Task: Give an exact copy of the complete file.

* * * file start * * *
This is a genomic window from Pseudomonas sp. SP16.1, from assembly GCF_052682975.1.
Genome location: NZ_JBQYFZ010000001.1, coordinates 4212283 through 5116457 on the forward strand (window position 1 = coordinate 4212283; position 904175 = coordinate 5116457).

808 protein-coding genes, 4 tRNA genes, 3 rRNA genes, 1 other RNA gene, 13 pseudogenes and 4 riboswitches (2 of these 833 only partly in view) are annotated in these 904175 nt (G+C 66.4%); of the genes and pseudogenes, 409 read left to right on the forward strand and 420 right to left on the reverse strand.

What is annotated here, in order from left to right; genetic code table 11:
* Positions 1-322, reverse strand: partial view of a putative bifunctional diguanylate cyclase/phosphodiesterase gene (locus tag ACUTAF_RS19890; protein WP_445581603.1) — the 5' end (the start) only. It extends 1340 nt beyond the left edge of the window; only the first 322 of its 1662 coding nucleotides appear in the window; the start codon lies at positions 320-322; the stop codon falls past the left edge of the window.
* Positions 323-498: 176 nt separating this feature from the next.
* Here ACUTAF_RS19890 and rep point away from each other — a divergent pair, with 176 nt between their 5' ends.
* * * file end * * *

This is a genomic window from Pseudomonas sp. SP16.1, from assembly GCF_052682975.1.
Genome location: NZ_JBQYFZ010000001.1, coordinates 4212283 through 5116457 on the forward strand (window position 1 = coordinate 4212283; position 904175 = coordinate 5116457).

808 protein-coding genes, 4 tRNA genes, 3 rRNA genes, 1 other RNA gene, 13 pseudogenes and 4 riboswitches (2 of these 833 only partly in view) are annotated in these 904175 nt (G+C 66.4%); of the genes and pseudogenes, 409 read left to right on the forward strand and 420 right to left on the reverse strand.

What is annotated here, in order from left to right; genetic code table 11:
* Positions 1-322, reverse strand: partial view of a putative bifunctional diguanylate cyclase/phosphodiesterase gene (locus tag ACUTAF_RS19890; protein WP_445581603.1) — the 5' end (the start) only. It extends 1340 nt beyond the left edge of the window; only the first 322 of its 1662 coding nucleotides appear in the window; the start codon lies at positions 320-322; the stop codon falls past the left edge of the window.
* Positions 323-498: 176 nt separating this feature from the next.
* Here ACUTAF_RS19890 and rep point away from each other — a divergent pair, with 176 nt between their 5' ends.